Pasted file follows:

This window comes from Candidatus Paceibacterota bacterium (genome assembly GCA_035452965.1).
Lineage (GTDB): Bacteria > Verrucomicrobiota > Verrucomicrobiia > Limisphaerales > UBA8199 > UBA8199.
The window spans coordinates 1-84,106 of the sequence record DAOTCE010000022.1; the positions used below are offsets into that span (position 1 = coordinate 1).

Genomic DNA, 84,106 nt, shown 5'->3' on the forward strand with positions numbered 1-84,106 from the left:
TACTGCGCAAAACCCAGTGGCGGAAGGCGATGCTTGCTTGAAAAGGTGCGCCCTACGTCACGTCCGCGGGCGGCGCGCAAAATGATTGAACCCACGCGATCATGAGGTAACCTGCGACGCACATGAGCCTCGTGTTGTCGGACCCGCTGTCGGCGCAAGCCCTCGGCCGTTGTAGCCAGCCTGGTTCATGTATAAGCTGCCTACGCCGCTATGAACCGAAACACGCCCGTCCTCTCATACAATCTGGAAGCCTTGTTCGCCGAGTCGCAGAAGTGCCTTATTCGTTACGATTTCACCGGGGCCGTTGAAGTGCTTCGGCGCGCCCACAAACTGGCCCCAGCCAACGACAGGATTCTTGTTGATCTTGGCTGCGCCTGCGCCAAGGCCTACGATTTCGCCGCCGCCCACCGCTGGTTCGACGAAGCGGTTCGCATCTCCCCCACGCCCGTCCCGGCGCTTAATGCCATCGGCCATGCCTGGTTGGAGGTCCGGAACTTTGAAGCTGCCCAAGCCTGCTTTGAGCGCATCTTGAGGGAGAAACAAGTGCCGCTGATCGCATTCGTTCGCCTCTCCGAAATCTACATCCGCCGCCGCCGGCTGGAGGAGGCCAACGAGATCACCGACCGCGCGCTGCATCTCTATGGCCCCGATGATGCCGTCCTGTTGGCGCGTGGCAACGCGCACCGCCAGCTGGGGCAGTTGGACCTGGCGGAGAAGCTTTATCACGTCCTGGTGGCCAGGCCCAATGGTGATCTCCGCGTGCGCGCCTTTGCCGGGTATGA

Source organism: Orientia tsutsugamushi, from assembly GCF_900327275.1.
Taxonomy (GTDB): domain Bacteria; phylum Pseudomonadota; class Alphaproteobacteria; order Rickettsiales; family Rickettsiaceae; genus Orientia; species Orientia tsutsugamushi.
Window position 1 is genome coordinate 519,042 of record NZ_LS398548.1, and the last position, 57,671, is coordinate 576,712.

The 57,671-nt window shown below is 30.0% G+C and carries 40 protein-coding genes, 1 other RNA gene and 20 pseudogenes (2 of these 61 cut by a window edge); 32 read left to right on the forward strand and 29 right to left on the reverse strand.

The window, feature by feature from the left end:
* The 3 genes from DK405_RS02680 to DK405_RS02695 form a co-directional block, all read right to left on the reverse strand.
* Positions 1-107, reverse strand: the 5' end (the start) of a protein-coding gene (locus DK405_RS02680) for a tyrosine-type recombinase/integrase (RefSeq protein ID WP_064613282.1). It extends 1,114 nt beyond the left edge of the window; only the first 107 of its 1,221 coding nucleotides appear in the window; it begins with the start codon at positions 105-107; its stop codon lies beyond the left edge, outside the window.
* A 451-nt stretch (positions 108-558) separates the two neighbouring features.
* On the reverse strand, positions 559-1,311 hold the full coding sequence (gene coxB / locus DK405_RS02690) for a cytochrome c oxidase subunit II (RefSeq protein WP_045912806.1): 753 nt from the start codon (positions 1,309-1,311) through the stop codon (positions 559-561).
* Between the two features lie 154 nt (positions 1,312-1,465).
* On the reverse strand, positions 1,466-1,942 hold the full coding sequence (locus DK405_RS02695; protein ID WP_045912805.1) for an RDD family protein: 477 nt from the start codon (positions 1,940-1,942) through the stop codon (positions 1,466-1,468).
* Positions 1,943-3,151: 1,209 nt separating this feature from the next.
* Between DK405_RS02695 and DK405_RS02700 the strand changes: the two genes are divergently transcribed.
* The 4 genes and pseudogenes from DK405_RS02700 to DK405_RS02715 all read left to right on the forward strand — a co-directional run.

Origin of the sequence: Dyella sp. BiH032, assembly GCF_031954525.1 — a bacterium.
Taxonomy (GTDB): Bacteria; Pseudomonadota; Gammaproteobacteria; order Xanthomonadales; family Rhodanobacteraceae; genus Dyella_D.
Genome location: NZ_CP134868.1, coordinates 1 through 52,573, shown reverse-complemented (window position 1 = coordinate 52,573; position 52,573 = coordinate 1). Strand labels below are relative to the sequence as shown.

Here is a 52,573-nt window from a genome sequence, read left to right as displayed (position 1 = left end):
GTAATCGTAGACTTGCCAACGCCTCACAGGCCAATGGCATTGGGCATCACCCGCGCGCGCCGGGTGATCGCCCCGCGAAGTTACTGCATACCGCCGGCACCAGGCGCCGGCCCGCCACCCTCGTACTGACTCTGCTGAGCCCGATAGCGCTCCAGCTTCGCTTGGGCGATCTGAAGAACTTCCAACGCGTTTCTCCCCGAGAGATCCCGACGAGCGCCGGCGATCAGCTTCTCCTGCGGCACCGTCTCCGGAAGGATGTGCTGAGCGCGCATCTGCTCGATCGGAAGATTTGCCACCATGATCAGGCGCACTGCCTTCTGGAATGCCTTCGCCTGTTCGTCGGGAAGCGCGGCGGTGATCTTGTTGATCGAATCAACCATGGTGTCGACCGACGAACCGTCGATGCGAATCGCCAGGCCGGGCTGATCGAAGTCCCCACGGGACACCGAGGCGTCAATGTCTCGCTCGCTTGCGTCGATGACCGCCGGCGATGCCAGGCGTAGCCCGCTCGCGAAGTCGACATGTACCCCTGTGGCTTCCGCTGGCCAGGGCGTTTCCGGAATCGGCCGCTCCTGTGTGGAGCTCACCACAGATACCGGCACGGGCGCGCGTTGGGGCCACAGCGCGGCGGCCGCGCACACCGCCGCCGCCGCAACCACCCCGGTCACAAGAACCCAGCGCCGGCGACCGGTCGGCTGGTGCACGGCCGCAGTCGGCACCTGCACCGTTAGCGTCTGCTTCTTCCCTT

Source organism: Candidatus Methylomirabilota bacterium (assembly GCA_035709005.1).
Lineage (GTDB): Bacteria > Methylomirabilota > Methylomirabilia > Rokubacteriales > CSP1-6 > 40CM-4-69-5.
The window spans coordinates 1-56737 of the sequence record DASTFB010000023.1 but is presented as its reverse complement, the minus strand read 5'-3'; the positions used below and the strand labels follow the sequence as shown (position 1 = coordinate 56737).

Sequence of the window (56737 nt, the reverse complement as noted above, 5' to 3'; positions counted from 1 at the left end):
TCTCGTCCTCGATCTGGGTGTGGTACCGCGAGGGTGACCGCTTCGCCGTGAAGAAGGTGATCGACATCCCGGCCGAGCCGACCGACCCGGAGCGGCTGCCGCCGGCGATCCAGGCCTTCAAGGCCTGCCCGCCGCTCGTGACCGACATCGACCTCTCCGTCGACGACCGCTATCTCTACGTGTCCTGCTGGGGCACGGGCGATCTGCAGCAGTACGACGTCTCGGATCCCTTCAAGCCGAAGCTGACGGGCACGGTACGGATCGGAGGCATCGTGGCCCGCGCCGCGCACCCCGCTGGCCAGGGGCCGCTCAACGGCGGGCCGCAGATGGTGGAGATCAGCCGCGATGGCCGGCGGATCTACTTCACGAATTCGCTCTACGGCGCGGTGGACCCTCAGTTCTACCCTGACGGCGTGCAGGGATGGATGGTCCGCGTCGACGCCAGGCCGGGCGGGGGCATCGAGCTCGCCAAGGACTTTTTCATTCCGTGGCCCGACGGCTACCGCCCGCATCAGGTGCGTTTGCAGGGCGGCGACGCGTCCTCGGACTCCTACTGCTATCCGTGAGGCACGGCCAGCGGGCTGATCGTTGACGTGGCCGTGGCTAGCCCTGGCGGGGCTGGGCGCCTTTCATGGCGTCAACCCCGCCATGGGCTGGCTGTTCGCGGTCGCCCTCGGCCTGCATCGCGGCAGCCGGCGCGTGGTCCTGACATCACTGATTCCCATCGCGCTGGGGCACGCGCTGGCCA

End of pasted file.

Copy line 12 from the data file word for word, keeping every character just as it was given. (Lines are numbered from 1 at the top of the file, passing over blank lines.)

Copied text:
* Positions 1-107, reverse strand: the 5' end (the start) of a protein-coding gene (locus DK405_RS02680) for a tyrosine-type recombinase/integrase (RefSeq protein ID WP_064613282.1). It extends 1,114 nt beyond the left edge of the window; only the first 107 of its 1,221 coding nucleotides appear in the window; it begins with the start codon at positions 105-107; its stop codon lies beyond the left edge, outside the window.